Message from John Levay: Important reminder re: phishing emails



As the new year and term begins, I am writing with an important reminder for the College community regarding “Spear Phishing” emails. These are messages that appear to be from an individual or organization that you may know, but they are actually from hackers attempting to illegally obtain personal information such as credit card numbers, financial information, passwords or other information.

We’re grateful for the assistance of students and staff who have exercised caution and helped to identify these emails over the fall term. However, the instances of these emails remains high, and we must continue to be vigilant in protecting our systems from fraudulent attempts to access information.

Most of us at the College have access to confidential and private information that the students and employees have entrusted to the College. While the College, through its administrative systems and processes, controls access to this data, you are granted access to information you require to carry out your duties via your College computer credentials (username and password). All of us share a responsibility to keep our passwords secure and confidential.

We continue to see nefarious attempts to obtain access to your credentials via emails that ask you to click on a web link and provide your username and password. Clicking on these links can also trigger unauthorized activity that can reconfigure your computer to now send all of your keyboard activity or web activity to a non-authorized off campus third party. This is referred to as “malware” or “viruses”.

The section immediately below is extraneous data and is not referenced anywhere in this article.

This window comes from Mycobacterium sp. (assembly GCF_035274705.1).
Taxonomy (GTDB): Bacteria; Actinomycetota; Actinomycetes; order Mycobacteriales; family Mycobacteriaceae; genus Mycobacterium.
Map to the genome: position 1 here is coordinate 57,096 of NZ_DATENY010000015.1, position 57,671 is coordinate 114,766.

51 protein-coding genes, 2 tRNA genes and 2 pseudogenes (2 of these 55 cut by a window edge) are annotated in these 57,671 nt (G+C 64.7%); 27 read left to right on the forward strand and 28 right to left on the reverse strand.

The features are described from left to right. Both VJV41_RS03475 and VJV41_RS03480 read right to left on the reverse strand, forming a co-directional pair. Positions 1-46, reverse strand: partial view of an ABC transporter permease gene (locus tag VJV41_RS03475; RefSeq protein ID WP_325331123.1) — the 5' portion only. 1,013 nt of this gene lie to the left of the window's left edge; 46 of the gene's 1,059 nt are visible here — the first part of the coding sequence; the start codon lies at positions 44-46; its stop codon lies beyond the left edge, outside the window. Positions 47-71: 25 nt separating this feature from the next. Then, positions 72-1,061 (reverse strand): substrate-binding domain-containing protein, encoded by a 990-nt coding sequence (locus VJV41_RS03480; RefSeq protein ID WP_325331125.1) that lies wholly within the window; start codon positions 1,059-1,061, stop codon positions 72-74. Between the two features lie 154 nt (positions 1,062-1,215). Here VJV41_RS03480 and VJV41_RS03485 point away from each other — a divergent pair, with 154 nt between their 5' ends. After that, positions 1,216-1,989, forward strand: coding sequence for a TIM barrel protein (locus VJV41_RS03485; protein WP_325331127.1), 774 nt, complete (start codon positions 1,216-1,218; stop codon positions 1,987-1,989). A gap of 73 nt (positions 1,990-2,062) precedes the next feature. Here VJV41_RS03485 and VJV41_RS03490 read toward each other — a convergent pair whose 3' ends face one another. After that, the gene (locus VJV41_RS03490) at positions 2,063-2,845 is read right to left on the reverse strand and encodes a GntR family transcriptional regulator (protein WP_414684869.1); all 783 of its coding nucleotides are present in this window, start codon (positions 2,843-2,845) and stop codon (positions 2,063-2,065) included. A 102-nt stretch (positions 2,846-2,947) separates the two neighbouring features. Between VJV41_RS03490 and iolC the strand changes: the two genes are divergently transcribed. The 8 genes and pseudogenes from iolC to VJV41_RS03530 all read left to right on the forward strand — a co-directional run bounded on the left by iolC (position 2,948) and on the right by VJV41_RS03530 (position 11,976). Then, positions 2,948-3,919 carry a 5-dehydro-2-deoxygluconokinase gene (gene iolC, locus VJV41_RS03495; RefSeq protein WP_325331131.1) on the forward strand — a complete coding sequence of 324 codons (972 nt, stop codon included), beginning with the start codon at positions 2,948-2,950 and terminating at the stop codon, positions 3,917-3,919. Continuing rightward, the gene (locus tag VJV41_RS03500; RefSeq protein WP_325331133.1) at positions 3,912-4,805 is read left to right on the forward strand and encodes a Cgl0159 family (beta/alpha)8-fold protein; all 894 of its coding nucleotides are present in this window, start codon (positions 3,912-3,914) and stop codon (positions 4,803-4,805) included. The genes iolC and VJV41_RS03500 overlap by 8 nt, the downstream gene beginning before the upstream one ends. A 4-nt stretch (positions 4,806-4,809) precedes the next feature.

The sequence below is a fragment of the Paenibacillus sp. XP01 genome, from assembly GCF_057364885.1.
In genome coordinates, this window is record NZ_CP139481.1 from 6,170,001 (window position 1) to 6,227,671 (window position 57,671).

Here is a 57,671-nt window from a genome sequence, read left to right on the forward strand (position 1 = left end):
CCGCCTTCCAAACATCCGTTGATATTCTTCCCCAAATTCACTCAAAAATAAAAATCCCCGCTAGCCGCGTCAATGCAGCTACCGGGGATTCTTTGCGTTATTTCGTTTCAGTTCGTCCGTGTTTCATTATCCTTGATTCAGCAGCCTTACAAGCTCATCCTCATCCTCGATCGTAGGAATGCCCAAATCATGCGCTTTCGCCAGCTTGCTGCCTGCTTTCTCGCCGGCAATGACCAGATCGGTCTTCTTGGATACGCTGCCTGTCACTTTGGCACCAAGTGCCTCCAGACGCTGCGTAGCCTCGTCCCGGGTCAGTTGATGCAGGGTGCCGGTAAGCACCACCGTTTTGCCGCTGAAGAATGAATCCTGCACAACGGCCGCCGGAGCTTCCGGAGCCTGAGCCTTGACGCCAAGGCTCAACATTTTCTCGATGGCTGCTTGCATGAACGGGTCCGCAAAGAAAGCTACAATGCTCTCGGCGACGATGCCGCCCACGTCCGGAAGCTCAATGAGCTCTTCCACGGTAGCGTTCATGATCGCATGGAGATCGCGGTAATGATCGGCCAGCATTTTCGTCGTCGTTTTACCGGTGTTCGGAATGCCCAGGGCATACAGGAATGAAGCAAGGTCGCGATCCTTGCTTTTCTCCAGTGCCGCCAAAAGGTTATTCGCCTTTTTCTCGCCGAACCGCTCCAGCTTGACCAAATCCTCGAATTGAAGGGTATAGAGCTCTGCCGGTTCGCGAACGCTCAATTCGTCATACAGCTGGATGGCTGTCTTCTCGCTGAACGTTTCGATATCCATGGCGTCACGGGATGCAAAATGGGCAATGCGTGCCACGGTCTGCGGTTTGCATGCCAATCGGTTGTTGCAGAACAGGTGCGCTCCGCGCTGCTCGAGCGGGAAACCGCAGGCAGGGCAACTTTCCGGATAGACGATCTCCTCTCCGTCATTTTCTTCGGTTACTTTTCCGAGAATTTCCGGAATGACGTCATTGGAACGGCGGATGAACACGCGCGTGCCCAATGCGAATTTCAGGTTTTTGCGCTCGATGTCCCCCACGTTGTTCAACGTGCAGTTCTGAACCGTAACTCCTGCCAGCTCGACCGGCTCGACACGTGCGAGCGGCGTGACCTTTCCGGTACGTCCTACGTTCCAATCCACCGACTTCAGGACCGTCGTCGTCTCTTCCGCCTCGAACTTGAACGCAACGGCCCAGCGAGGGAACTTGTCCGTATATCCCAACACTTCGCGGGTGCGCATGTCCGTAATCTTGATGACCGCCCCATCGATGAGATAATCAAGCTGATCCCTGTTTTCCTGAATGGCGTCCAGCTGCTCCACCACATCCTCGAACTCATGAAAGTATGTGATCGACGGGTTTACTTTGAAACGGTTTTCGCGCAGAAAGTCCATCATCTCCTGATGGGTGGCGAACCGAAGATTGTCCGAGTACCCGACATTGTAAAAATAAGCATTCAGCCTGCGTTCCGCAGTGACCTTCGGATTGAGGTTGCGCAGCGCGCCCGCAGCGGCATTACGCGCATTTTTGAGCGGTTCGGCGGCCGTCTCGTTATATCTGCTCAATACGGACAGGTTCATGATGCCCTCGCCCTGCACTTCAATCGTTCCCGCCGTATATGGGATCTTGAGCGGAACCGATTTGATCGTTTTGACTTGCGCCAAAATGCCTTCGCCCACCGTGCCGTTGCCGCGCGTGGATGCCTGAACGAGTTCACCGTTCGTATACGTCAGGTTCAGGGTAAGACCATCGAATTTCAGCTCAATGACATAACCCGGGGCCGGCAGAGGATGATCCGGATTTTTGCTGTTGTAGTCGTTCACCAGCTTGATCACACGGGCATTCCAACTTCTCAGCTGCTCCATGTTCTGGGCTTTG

Phishing is not limited to our College. There have been issues at other organizations and postsecondary institutions regarding ransomware – where files on a server or computer are encrypted and a “ransom” needs to be paid before the files can be accessed. One example is the University of Calgary. There was also a recent issue at St. Catharines Hydro that is being investigated as phishing.

As a reminder: Niagara College’s ITS department or other Niagara College staff will NEVER send unsolicited requests for your College username, passwords or other personal information via email or text. Messages requesting such information are always fraudulent and should be deleted. These messages are always spear phishing attempts to obtain unauthorized access to your account. Some of these emails can look very convincing and sometimes they look like they come from the ITS Help Desk, other College colleagues and sometimes senior management. As mentioned before, they are always fraudulent.

While the best way to deal with these is to simply delete the email, if you would still like to notify someone, please forward it only to the ITS Help Desk ( They will block further activity to the linked website so others at the College cannot accidentally access this site. Note, if you are using a home computer reading email, any website blocks put in place at the College will not work for you so extra care is needed. I also wanted to thank the many individuals that have taken the time to send these on to the ITS Help Desk so that we can alert and protect others.

The ITS Help Desk will continue to be posting these fraudulent emails on the ITS web site ( as well as sending a ITS Alert via campus notice each time we are aware of a phishing attempt at the College. The ITS web site also contains other security and IT related information.

If you have any questions regarding this notice or any other computing questions, please contact the ITS Help Desk at As always, please practice safe computing – when in doubt ask before you click.

John Levay
Chief Information Officer
Information Technology Services

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